While many of these sacrifices and choices seemed necessary at the time, we are now facing an international environment in which the US is demonstrating weakness across key issues and entire regions. The United States has ceded leadership in numerous areas, many traditionally considered essential to the US role in international politics, be it one of primacy or benign hegemon. The United States is now watching China take the lead as an innovator in new energy technologies, Europe move forward as the steward of The Paris Agreement, and all as democracy is in retreat around the world. US influence in the Middle East has declined leading to increased roles for both Russia and Iran as destabilizing influences. Africa continues to be ignored despite mounting evidence suggesting it could be the next battlefield against extremist terrorism, and US influence in Latin America and Southeast Asia are at low points relative to the relationships that existed at the end of the Cold War. All these changes have taken place in the context of even broader retreats from the US protection of human rights and the global environment.

President Trump with foreign leaders at the G7 Summit, June 2018

It is now time for the United States to reengage the debate that was left unfinished in the 1990s. The goal here is not to suggest one specific strategy over another, that will be left for another commentary. Rather, the United States must begin by recognizing the need to consider and perhaps reassess some of the key points of the original debate. What are the United States vital versus ‘merely important’ national interests, and how should we differentiate responses to threats against each? What role does the United States see for key components of the international system in its own foreign-policy (e.g. the UN)? How should the United States promote democratization and respect for human rights as a component of international conflict resolution while avoiding the quagmire of ‘nation-building’? And most importantly, will the United States be a benign hegemon that serves as a catalyst for global progress and advancement, or should we focus more narrowly on guaranteeing our own position of primacy within the international system? None of these questions are any easier to answer now than they were during the 1990s, and in fact they may be more difficult. But the longer the US operates without a clear geostrategy to guide policy, the more likely it is that the states like China and Russia will seize the initiative.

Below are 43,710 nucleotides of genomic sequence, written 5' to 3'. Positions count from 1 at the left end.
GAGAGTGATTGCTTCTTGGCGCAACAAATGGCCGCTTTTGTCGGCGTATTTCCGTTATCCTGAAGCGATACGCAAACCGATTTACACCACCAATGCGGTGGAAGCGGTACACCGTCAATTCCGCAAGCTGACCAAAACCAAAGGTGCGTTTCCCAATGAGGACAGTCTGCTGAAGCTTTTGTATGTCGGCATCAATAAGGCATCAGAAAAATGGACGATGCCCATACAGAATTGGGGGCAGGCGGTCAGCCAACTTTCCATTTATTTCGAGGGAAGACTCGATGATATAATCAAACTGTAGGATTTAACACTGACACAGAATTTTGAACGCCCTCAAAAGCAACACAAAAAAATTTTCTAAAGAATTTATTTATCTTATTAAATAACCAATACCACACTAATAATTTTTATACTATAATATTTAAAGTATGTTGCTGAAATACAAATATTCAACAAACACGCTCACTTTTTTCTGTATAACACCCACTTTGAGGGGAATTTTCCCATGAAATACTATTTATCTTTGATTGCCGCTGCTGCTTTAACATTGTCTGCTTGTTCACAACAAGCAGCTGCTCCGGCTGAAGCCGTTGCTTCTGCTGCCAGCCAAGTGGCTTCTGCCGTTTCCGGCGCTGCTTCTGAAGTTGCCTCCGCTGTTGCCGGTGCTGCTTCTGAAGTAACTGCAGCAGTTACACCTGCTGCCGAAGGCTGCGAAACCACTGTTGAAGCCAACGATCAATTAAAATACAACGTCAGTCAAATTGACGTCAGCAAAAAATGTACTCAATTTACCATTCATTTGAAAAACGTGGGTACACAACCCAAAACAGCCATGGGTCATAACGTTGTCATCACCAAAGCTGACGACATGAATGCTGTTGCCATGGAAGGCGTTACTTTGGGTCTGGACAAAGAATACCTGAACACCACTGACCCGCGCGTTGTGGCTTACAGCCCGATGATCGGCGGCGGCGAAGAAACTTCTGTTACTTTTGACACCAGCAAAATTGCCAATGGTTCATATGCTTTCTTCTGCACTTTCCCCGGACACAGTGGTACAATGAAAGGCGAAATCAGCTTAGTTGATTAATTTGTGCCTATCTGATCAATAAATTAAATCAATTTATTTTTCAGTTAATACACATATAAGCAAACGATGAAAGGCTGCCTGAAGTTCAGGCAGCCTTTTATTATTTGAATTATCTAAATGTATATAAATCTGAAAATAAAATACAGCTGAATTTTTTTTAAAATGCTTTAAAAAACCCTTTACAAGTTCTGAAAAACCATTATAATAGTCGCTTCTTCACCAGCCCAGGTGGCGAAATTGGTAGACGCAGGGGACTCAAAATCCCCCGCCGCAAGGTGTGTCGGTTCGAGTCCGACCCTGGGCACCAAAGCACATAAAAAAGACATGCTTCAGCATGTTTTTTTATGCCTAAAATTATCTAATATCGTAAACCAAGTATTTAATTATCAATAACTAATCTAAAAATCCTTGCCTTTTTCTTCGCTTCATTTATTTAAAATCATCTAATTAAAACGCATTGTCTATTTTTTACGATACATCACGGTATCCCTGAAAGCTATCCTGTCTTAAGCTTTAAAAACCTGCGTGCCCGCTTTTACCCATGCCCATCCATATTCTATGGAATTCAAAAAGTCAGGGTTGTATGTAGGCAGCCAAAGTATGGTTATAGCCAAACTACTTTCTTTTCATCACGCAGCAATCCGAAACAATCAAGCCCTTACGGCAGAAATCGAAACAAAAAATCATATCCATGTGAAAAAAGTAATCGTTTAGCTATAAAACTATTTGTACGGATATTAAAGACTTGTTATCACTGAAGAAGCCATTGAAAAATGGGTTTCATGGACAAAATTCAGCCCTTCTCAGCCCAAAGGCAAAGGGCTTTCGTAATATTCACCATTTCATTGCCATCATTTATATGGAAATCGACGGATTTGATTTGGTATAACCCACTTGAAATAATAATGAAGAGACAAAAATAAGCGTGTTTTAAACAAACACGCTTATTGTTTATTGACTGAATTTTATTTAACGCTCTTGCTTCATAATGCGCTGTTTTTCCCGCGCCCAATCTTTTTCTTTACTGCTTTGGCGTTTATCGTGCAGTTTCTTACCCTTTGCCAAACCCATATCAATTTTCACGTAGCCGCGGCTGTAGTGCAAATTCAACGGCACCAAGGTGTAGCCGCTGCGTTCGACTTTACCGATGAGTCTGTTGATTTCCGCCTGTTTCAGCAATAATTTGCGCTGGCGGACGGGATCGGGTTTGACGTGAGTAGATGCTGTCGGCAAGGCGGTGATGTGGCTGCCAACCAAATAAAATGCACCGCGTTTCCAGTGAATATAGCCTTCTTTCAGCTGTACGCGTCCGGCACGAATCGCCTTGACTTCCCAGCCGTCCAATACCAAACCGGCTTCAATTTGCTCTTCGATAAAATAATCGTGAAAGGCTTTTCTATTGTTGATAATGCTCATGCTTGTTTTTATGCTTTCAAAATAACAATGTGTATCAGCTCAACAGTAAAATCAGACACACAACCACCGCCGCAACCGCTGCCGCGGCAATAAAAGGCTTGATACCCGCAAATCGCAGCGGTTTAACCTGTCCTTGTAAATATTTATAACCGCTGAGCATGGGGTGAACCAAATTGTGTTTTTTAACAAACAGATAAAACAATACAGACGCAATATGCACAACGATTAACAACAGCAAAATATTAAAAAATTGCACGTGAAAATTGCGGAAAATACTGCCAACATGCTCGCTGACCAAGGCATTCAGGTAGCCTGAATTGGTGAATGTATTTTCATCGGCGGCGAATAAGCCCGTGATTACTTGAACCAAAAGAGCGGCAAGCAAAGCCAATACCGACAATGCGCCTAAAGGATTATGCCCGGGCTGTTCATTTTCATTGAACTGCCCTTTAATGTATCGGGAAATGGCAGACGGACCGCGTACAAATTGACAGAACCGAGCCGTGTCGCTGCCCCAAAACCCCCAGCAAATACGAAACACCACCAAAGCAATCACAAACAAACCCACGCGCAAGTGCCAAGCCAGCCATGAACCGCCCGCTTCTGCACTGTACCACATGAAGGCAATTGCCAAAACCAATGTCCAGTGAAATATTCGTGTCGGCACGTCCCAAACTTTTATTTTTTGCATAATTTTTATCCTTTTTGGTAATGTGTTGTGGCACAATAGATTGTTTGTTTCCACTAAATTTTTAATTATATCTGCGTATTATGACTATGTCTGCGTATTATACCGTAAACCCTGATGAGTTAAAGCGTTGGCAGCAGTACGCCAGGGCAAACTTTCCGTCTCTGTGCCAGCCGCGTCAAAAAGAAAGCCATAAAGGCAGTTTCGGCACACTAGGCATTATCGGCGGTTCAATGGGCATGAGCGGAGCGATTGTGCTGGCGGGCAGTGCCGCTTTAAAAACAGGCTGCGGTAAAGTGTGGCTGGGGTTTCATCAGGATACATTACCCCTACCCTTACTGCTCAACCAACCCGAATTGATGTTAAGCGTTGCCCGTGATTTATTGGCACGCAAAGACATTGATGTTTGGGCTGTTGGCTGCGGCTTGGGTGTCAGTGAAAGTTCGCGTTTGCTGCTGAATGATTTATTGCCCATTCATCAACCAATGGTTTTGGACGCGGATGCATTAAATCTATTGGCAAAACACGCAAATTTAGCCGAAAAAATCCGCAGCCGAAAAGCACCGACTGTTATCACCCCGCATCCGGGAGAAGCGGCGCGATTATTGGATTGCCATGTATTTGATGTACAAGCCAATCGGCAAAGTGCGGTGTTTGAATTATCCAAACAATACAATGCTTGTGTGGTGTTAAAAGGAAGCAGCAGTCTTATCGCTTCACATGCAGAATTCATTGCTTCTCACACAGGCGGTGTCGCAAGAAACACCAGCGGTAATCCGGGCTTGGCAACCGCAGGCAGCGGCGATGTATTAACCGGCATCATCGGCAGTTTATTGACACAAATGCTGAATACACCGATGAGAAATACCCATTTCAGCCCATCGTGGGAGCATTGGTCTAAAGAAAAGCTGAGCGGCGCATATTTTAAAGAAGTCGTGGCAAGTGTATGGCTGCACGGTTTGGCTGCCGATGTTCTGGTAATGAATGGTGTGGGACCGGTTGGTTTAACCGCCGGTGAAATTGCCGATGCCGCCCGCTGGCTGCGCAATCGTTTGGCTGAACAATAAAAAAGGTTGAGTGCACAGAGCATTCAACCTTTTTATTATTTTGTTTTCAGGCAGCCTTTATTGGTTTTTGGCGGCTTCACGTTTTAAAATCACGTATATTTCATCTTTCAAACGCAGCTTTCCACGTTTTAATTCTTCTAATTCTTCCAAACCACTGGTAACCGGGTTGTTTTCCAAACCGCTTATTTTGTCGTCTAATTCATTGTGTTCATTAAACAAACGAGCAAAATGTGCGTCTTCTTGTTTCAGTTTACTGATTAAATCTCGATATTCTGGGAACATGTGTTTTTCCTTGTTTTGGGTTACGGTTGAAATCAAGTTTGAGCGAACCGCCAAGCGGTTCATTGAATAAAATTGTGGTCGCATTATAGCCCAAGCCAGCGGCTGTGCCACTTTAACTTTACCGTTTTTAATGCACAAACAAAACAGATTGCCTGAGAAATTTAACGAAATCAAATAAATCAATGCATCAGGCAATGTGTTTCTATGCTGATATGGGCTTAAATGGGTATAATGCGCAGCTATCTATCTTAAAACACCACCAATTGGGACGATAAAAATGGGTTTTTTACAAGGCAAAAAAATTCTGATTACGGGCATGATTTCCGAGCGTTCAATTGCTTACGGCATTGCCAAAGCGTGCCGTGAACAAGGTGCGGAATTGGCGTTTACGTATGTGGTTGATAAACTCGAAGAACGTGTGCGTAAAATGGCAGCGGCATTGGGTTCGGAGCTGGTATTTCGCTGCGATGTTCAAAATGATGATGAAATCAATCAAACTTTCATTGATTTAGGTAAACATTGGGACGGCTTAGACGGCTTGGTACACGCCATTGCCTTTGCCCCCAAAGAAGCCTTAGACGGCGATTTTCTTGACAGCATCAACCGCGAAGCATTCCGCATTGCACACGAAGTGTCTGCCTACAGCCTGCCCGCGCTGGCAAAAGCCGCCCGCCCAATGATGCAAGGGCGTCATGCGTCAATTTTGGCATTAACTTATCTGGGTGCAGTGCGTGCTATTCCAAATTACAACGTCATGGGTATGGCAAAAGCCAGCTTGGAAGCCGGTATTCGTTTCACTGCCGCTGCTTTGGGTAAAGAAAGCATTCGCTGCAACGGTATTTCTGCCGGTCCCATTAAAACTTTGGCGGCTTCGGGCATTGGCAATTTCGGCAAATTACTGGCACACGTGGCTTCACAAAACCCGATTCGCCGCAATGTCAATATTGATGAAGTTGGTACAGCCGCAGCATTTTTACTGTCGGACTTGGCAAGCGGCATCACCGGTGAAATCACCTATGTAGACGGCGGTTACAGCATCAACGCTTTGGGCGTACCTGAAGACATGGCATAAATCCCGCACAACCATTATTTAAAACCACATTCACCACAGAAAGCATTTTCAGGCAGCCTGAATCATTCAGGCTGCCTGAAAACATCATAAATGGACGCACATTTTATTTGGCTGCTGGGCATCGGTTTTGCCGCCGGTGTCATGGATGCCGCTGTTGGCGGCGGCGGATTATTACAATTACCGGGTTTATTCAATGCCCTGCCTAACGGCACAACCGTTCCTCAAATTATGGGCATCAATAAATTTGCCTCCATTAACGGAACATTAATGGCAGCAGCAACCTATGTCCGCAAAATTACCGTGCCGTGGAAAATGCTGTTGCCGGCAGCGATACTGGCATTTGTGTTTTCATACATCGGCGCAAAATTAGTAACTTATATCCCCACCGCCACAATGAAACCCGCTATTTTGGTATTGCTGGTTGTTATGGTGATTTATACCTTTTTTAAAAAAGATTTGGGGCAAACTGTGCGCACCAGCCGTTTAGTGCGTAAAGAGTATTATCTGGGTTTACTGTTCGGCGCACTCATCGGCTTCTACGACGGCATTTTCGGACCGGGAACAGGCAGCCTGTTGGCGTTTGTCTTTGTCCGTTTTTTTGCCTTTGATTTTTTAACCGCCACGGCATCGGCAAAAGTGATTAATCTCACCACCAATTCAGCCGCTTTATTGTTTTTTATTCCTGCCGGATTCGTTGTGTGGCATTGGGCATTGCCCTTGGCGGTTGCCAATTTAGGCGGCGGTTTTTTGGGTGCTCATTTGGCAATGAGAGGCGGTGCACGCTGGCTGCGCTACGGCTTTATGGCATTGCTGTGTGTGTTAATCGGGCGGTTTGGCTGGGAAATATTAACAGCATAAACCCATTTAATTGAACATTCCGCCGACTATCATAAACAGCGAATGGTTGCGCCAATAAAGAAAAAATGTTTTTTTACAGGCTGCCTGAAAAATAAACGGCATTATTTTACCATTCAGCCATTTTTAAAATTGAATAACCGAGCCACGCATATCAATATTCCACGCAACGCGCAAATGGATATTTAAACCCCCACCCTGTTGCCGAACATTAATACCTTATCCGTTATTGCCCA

Dr. Darius Watson, PhD is a professor of international relations, political theory, and security studies. He is also the primary contributor to the news and analysis website drillbitnews.com, as well as the senior consultant for Watson Consulting & Analysis, LLC. Dr. Watson is an active scholar, analyst, and instructor with a record of commitment to publication, professional presentations, and most importantly his students.